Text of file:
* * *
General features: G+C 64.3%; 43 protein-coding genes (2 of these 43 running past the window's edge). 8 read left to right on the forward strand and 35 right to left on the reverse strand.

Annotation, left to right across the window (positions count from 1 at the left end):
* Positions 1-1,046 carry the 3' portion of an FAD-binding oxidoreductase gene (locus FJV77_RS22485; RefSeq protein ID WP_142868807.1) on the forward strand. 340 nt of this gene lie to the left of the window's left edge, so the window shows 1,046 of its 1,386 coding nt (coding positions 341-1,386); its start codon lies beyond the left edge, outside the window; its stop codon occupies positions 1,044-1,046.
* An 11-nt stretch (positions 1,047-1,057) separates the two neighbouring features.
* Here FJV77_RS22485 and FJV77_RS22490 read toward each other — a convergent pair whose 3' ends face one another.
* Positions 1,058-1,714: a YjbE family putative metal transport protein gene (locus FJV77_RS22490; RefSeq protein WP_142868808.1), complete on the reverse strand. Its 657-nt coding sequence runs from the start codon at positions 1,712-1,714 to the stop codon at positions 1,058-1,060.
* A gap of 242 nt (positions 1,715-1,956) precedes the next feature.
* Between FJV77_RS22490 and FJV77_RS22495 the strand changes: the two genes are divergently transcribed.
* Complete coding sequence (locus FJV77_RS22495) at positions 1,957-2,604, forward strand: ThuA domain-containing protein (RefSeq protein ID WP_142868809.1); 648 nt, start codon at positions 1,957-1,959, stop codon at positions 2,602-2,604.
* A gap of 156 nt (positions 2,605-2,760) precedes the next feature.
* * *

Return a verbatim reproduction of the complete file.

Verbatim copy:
General features: G+C 64.3%; 43 protein-coding genes (2 of these 43 running past the window's edge). 8 read left to right on the forward strand and 35 right to left on the reverse strand.

Annotation, left to right across the window (positions count from 1 at the left end):
* Positions 1-1,046 carry the 3' portion of an FAD-binding oxidoreductase gene (locus FJV77_RS22485; RefSeq protein ID WP_142868807.1) on the forward strand. 340 nt of this gene lie to the left of the window's left edge, so the window shows 1,046 of its 1,386 coding nt (coding positions 341-1,386); its start codon lies beyond the left edge, outside the window; its stop codon occupies positions 1,044-1,046.
* An 11-nt stretch (positions 1,047-1,057) separates the two neighbouring features.
* Here FJV77_RS22485 and FJV77_RS22490 read toward each other — a convergent pair whose 3' ends face one another.
* Positions 1,058-1,714: a YjbE family putative metal transport protein gene (locus FJV77_RS22490; RefSeq protein WP_142868808.1), complete on the reverse strand. Its 657-nt coding sequence runs from the start codon at positions 1,712-1,714 to the stop codon at positions 1,058-1,060.
* A gap of 242 nt (positions 1,715-1,956) precedes the next feature.
* Between FJV77_RS22490 and FJV77_RS22495 the strand changes: the two genes are divergently transcribed.
* Complete coding sequence (locus FJV77_RS22495) at positions 1,957-2,604, forward strand: ThuA domain-containing protein (RefSeq protein ID WP_142868809.1); 648 nt, start codon at positions 1,957-1,959, stop codon at positions 2,602-2,604.
* A gap of 156 nt (positions 2,605-2,760) precedes the next feature.